Story: Māori architecture – whare Māori

Kāuta, around 1900

Kāuta, around 1900

This kāuta (cooking shed) was in use at Parihaka, Taranaki, around 1900. The front wall appears to be made from short sections of unmilled timber – these could also serve as fuel for the cooking fires. The women are wearing white feathers in their hair, a sign that they are followers of Te Whiti-o-Rongomai, the founder and spiritual leader of the Parihaka community.

Using this item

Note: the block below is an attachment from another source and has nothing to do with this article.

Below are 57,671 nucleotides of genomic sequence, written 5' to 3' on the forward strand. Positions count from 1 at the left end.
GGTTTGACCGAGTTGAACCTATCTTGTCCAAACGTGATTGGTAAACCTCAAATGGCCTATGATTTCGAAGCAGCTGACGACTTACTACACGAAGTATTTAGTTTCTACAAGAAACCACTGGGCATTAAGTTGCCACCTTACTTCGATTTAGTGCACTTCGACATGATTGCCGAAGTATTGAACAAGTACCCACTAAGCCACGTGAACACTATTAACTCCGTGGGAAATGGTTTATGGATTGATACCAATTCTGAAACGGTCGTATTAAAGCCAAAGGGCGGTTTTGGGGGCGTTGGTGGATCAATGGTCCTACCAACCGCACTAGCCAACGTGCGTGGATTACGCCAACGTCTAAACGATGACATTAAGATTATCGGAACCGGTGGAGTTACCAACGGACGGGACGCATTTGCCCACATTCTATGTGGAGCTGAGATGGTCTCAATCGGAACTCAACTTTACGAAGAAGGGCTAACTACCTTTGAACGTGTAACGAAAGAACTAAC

Alexander Turnbull Library, W. A. Collis Collection
Reference: 1/1-012053-G
Photograph by W. A. Collis

Permission of the Alexander Turnbull Library, National Library of New Zealand, Te Puna Mātauranga o Aotearoa, must be obtained before any re-use of this image.

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How to cite this page:

Deidre Brown, 'Māori architecture – whare Māori - First Māori buildings', Te Ara - the Encyclopedia of New Zealand, (accessed 19 June 2024)

Story by Deidre Brown, published 22 Oct 2014